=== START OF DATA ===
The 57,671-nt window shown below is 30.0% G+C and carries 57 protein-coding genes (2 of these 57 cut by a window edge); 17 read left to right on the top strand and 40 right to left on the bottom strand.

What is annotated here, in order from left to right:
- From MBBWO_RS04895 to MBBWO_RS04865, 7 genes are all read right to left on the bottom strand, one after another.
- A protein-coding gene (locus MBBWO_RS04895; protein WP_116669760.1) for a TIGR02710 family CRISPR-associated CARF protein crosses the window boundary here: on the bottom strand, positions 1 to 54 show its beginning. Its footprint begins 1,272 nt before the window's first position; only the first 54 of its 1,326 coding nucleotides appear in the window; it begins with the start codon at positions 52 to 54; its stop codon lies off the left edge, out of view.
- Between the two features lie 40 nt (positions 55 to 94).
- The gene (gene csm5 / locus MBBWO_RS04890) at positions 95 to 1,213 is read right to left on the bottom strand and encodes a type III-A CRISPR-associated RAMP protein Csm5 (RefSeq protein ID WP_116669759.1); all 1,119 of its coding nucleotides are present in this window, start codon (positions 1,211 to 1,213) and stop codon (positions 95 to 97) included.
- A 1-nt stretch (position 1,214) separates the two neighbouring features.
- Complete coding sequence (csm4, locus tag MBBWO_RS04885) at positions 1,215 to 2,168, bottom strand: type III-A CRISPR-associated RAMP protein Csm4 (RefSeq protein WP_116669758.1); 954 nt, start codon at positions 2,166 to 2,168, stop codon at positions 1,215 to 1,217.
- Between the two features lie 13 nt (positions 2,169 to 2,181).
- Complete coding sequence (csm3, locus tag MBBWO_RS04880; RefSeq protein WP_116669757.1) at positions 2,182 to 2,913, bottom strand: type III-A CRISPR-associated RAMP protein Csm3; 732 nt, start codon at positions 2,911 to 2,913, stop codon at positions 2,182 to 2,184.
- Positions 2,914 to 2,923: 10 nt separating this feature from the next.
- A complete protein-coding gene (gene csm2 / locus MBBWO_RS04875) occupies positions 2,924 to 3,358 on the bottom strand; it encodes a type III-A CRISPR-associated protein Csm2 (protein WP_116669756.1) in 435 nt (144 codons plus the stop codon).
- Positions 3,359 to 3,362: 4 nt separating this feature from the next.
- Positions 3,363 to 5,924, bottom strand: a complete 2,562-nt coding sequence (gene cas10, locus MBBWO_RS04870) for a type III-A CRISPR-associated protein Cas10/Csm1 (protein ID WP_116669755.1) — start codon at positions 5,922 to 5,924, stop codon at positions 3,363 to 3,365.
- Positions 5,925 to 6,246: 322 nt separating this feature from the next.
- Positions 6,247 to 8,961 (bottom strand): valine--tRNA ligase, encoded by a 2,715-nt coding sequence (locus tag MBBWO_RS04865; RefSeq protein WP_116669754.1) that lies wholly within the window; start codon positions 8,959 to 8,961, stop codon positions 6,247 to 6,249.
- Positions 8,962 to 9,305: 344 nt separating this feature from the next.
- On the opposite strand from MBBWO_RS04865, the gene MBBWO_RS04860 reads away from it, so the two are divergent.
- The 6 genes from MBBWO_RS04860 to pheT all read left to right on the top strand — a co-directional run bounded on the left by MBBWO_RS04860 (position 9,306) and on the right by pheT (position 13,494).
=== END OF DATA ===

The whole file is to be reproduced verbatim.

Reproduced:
The 57,671-nt window shown below is 30.0% G+C and carries 57 protein-coding genes (2 of these 57 cut by a window edge); 17 read left to right on the top strand and 40 right to left on the bottom strand.

What is annotated here, in order from left to right:
- From MBBWO_RS04895 to MBBWO_RS04865, 7 genes are all read right to left on the bottom strand, one after another.
- A protein-coding gene (locus MBBWO_RS04895; protein WP_116669760.1) for a TIGR02710 family CRISPR-associated CARF protein crosses the window boundary here: on the bottom strand, positions 1 to 54 show its beginning. Its footprint begins 1,272 nt before the window's first position; only the first 54 of its 1,326 coding nucleotides appear in the window; it begins with the start codon at positions 52 to 54; its stop codon lies off the left edge, out of view.
- Between the two features lie 40 nt (positions 55 to 94).
- The gene (gene csm5 / locus MBBWO_RS04890) at positions 95 to 1,213 is read right to left on the bottom strand and encodes a type III-A CRISPR-associated RAMP protein Csm5 (RefSeq protein ID WP_116669759.1); all 1,119 of its coding nucleotides are present in this window, start codon (positions 1,211 to 1,213) and stop codon (positions 95 to 97) included.
- A 1-nt stretch (position 1,214) separates the two neighbouring features.
- Complete coding sequence (csm4, locus tag MBBWO_RS04885) at positions 1,215 to 2,168, bottom strand: type III-A CRISPR-associated RAMP protein Csm4 (RefSeq protein WP_116669758.1); 954 nt, start codon at positions 2,166 to 2,168, stop codon at positions 1,215 to 1,217.
- Between the two features lie 13 nt (positions 2,169 to 2,181).
- Complete coding sequence (csm3, locus tag MBBWO_RS04880; RefSeq protein WP_116669757.1) at positions 2,182 to 2,913, bottom strand: type III-A CRISPR-associated RAMP protein Csm3; 732 nt, start codon at positions 2,911 to 2,913, stop codon at positions 2,182 to 2,184.
- Positions 2,914 to 2,923: 10 nt separating this feature from the next.
- A complete protein-coding gene (gene csm2 / locus MBBWO_RS04875) occupies positions 2,924 to 3,358 on the bottom strand; it encodes a type III-A CRISPR-associated protein Csm2 (protein WP_116669756.1) in 435 nt (144 codons plus the stop codon).
- Positions 3,359 to 3,362: 4 nt separating this feature from the next.
- Positions 3,363 to 5,924, bottom strand: a complete 2,562-nt coding sequence (gene cas10, locus MBBWO_RS04870) for a type III-A CRISPR-associated protein Cas10/Csm1 (protein ID WP_116669755.1) — start codon at positions 5,922 to 5,924, stop codon at positions 3,363 to 3,365.
- Positions 5,925 to 6,246: 322 nt separating this feature from the next.
- Positions 6,247 to 8,961 (bottom strand): valine--tRNA ligase, encoded by a 2,715-nt coding sequence (locus tag MBBWO_RS04865; RefSeq protein WP_116669754.1) that lies wholly within the window; start codon positions 8,959 to 8,961, stop codon positions 6,247 to 6,249.
- Positions 8,962 to 9,305: 344 nt separating this feature from the next.
- On the opposite strand from MBBWO_RS04865, the gene MBBWO_RS04860 reads away from it, so the two are divergent.
- The 6 genes from MBBWO_RS04860 to pheT all read left to right on the top strand — a co-directional run bounded on the left by MBBWO_RS04860 (position 9,306) and on the right by pheT (position 13,494).